Further reading

  1. Brick, Michael (2010).  “Man Crashes Plane Into Texas I.R.S. Office.”  New York Times, 19 February.
  2. Comments to an article by Laura Sanders, “Rich Cling to Live to Beat Tax Many.” Wall Street Journal 30 December, 2009.
  3. Axe the Tax: Taxes are Disliked More than Equal Costs Abigail B. Sussman Princeton University Christopher Y. Olivola University College London Working paper 2010.

What Is Behavioral Finance

August 16, 2010 Leave a comment

Behavioral finance is a framework that augments some parts of standard finance and replaces other parts. It describes the behavior of investors and managers; it describes the outcomes of interactions between investors and managers in financial and capital markets; and it prescribes more effective behavior for investors and managers.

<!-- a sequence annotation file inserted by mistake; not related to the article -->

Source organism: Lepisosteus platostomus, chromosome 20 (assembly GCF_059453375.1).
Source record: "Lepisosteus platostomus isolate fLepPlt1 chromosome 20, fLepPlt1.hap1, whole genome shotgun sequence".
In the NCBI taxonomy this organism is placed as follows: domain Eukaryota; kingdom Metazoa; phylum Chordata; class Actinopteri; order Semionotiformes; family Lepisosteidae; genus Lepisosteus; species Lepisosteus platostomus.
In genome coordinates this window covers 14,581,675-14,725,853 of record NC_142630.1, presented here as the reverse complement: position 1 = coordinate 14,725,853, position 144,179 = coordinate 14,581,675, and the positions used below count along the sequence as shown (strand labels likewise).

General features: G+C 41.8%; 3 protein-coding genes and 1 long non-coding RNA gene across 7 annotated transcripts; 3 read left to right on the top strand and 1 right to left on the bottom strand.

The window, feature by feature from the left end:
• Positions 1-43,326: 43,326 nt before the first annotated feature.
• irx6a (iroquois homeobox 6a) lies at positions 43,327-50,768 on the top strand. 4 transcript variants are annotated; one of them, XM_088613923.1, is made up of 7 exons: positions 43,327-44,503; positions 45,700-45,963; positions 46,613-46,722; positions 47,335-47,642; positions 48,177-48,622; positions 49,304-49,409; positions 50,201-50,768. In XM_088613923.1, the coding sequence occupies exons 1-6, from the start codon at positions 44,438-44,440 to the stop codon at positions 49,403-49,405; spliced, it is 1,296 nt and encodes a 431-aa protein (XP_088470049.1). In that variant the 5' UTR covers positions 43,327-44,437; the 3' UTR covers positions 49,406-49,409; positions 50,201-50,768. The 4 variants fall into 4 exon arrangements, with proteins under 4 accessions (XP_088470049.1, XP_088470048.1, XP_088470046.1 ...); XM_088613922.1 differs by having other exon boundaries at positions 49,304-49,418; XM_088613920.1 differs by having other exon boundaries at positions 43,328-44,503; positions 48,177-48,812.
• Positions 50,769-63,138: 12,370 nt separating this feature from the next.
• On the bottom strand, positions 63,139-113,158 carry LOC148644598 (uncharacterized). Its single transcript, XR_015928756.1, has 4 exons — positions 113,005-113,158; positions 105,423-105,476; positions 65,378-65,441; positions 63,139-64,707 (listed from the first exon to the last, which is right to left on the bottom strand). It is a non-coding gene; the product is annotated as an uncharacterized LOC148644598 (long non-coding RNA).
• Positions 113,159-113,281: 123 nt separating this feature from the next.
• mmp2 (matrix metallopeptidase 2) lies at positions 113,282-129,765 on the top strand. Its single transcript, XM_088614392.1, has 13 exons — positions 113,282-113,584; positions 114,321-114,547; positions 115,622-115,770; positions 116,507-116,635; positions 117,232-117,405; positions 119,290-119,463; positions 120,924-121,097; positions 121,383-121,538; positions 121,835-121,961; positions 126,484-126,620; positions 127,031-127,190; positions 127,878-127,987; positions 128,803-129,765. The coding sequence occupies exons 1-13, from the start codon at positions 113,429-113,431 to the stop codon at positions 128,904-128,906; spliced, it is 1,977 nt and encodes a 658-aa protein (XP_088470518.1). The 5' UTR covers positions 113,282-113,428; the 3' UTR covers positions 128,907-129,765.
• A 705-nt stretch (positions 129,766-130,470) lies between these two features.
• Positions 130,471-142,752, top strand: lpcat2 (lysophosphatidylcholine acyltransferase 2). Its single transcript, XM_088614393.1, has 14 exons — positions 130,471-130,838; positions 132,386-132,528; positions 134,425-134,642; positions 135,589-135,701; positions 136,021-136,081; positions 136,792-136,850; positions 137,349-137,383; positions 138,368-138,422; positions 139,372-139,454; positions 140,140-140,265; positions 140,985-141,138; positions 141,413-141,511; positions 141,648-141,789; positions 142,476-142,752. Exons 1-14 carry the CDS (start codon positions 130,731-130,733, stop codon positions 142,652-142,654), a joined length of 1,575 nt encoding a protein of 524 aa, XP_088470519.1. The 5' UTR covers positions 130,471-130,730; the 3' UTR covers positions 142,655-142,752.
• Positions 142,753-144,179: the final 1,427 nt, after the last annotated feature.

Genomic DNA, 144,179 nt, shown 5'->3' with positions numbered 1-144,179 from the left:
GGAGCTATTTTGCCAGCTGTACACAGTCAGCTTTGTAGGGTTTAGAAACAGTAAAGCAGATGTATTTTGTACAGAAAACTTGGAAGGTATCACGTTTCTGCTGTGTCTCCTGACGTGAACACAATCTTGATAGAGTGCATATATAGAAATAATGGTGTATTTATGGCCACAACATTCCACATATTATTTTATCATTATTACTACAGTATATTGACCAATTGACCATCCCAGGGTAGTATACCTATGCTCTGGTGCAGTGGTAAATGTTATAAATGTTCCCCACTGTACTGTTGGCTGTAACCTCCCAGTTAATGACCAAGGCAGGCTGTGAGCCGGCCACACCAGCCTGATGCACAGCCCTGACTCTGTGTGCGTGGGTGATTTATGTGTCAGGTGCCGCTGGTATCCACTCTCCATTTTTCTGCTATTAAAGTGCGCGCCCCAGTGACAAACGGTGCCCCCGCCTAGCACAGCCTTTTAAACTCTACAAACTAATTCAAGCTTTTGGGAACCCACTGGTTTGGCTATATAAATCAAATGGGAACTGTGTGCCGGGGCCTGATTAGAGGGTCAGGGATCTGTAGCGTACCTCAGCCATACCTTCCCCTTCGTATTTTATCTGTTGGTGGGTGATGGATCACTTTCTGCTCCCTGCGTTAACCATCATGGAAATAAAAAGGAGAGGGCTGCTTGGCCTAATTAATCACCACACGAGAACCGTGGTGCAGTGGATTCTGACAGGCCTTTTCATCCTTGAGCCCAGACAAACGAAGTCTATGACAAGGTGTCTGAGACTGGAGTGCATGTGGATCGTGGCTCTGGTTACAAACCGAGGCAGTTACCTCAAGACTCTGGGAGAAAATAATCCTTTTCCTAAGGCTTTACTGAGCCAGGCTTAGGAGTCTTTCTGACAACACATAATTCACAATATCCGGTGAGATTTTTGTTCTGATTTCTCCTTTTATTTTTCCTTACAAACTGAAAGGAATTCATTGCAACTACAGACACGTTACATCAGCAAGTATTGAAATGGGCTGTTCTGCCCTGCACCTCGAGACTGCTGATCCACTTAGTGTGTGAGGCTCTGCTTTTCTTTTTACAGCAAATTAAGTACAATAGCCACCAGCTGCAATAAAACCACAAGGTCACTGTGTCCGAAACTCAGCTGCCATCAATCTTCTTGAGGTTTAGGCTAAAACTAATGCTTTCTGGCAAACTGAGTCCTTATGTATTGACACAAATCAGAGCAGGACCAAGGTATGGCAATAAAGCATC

Continue reading.

Investor sentiment toward stocks

August 11, 2010 Leave a comment

I discussed some aspects of behavioral finance recently at a seminar for the investment professionals of a large investment company. In preparation, I presented to half of them the names and industries of several dozen companies and asked them to rate the future return of the stock of each company on a 10-point scale ranging from low to high. I presented the same list of companies to the other half and asked them to rate the risk of each stock on the same scale.

Standard financial theory predicts a positive correlation between expected returns and risk. The theory predicts that stocks rated high in expected returns would be rated high in risk. Yet this is not what I have found. Instead, I found a negative correlation.  The investment professionals rated some stocks high in expected returns and low in risk, while they rated other companies as low in expected returns but high in risk. The perceptions of theses investment professionals are identical to perceptions of individual investors, as I found in a study with Kenneth Fisher and Deniz Anginer.